However, speaking of internal candidates and the original letter – one thing that the OP pointed out was that the HR department at her school hired a different internal candidate than her daughter, who was a work/study student in her office. Many college positions like this are unionized, and have a policy is that current union employees who are qualified must be considered before outside candidates – and even as a work/study student, her daughter is considered an outside candidate. So even though her daughter had been doing the job – she wasn’t considered an “internal candidate” like another union employee would be considered.

        Last, is the daughter giving off the “well, I have a degree in music, but I guess I’m willing to lower myself to this position until something in my field opens up” attitude? Employers don’t want to hire someone who is just settling for a position and will move on when they find a better fit – they want someone who is a good long term fit for that position, not just someone who just wants a job.

    3. Samantha*

      Normally I think email rejections are fine, but I do think if you’ve applied for an internal position, they can do you the courtesy of telling you in person. Kind of weird to receive an email rejection a couple hours after you’ve left the office.

    4. BRR*

      She should be thankful she got a rejection at all.

      And I agree about the phone rejection. I got one in my last job search and it’s like what do you say. I don’t really want to speak to the person who just rejected me.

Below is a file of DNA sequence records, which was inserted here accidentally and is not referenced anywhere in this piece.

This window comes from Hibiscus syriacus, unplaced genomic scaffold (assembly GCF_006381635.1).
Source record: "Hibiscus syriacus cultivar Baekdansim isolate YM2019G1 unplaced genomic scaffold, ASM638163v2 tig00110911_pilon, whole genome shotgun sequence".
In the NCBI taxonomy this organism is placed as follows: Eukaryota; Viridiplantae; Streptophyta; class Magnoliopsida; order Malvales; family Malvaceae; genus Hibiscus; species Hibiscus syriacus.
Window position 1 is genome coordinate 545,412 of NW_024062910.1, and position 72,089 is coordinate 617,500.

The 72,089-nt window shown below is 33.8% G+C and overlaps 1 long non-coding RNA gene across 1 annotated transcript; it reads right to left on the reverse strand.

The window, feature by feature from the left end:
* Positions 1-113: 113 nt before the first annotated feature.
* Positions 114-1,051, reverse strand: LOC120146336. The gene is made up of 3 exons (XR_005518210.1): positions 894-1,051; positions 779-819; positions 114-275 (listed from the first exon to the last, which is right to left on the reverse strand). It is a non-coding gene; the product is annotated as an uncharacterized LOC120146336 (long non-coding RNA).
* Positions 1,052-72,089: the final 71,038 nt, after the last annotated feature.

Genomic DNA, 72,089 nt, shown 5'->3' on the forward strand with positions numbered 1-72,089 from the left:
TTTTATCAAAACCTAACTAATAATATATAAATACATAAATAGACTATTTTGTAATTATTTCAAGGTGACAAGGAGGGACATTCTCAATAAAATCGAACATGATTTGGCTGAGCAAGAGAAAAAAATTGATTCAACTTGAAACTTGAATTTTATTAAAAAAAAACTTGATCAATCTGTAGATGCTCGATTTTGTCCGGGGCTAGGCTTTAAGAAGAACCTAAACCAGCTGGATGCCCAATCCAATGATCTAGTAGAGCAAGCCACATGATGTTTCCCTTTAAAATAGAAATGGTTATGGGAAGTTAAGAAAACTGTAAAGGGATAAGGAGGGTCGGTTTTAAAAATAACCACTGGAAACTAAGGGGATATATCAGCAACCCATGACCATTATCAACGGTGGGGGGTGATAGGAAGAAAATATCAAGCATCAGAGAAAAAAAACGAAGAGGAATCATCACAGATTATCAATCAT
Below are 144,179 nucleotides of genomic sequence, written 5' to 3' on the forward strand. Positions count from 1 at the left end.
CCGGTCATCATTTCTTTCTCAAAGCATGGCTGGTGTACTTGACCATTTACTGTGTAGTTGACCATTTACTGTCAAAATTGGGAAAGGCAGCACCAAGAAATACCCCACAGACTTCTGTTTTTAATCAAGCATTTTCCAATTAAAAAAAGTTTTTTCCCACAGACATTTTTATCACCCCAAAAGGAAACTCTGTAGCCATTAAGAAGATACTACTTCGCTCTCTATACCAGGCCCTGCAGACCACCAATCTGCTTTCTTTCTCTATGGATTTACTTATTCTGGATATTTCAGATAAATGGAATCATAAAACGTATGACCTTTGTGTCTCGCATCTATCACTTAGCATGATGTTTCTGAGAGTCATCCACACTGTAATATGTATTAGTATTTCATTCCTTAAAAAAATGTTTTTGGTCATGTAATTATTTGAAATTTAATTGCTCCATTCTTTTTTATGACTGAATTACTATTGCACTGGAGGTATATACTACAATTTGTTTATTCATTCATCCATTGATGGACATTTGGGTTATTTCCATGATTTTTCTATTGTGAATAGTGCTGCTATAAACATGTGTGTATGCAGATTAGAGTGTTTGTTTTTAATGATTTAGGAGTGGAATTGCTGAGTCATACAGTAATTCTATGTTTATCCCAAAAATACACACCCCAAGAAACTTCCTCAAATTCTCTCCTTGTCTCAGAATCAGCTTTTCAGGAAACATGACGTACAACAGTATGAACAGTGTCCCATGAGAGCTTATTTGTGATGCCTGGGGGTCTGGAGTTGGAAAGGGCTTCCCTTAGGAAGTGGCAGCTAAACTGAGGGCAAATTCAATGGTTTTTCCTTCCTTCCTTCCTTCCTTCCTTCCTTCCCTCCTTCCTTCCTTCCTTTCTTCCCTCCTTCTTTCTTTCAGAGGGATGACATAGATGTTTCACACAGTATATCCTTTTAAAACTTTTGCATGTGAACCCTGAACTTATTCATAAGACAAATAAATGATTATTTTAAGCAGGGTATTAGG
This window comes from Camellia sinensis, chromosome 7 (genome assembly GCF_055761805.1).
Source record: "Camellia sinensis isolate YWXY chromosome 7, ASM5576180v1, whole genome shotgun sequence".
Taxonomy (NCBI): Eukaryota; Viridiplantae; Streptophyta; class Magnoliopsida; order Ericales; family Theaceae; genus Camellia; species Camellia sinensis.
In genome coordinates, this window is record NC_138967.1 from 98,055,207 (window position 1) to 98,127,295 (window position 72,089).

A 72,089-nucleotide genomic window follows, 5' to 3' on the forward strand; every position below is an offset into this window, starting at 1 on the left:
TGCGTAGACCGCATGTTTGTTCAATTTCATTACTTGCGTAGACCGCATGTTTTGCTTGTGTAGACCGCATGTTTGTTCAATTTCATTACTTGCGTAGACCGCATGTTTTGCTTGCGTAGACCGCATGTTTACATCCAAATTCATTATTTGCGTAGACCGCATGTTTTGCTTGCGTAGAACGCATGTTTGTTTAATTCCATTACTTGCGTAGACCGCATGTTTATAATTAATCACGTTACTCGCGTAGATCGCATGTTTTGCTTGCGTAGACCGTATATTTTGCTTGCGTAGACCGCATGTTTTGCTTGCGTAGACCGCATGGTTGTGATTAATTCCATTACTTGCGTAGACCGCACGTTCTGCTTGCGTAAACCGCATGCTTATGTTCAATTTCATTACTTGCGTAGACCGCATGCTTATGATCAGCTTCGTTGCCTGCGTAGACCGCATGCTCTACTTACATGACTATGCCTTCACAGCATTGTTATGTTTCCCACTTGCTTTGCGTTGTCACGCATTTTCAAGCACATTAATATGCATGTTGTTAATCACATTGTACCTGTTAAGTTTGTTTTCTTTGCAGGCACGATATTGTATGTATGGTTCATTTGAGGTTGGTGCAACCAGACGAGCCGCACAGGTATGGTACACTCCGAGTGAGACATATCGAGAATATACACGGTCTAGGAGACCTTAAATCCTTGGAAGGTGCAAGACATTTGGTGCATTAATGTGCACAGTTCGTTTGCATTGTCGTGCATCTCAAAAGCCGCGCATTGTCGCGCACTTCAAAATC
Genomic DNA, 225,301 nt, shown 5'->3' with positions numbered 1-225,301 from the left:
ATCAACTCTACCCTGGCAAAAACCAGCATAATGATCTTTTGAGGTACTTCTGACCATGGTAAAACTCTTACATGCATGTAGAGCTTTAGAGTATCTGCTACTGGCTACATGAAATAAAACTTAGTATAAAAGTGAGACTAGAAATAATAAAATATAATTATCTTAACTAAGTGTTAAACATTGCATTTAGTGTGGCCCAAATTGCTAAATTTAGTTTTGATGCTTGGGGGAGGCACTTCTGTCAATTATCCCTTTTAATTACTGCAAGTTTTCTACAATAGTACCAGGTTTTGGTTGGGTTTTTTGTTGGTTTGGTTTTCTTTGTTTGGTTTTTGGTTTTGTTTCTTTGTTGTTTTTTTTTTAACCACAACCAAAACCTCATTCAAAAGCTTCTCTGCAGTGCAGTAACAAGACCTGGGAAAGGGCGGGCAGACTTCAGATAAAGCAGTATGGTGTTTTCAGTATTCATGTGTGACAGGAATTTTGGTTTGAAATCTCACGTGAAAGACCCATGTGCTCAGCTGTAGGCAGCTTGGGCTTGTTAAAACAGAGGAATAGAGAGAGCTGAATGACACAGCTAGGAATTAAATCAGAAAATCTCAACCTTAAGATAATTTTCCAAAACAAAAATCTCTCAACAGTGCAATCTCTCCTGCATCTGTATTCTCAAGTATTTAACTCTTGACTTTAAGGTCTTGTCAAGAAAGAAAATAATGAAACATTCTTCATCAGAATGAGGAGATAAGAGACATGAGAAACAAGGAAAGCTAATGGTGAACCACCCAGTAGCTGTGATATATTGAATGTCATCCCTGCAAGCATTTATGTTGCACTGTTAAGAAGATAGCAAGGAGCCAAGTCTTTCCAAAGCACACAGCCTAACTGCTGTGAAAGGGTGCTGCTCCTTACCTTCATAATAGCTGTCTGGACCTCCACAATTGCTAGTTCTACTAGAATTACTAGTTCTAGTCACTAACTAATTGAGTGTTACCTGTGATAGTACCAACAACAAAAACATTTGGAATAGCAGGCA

1. De Minimis*

        Yes, phone rejections are weird and awkward.

        Rude to me is getting no indication at all.

        1. BRR*

          I don’t see why employers can’t send a rejection email to everybody. It’s not that hard. Even if it just said Dear Candidate and didn’t include a name I still think that would be better than nothing.

      2. Lore*

        Also, if it’s an internal position, and you know the person’s coworkers/boss don’t know she’s pursuing it, perhaps don’t call and give the rejection while she’s sitting at her desk in her open office plan!

    5. Graciosa*

      I don’t think there’s anything rude in using email, and agree with the comments about allowing the rejected candidate to process the information free of scrutiny. It would be nice to think that everyone understands that this is just business – it’s not personal – but we’re all human and it’s hard sometimes not to take rejection personally.

      I will echo Alison’s comment about putting a lot of thought into hiring. This is one of the most important decisions I make as a manager, and getting it wrong has huge consequences. I agonize over this stuff. It is NEVER a crap shoot. There is always a reason for my choice, and it is always grounded in what I believe to be best for the company, the function, and the team.

      This is so important to get right that I tend to double and triple check my choices with my colleagues, manager, and HR professional. For example, I know that managers have a tendency to hire people who are like themselves – but it is not the best practice and deprives the team of diversity of thought that makes us better. If something bothers me about a candidate, I will get someone else to check me (“The candidate answered X to this question in the interview; is that reflective of [potential problem] or am I off base with this one?”). I want to guard against any hidden biases (this is also why we have panel interviews in the process) and separate out legitimate disqualifiers from my personal preferences or blind spots. I will also vet my difficult final choices for the same reason.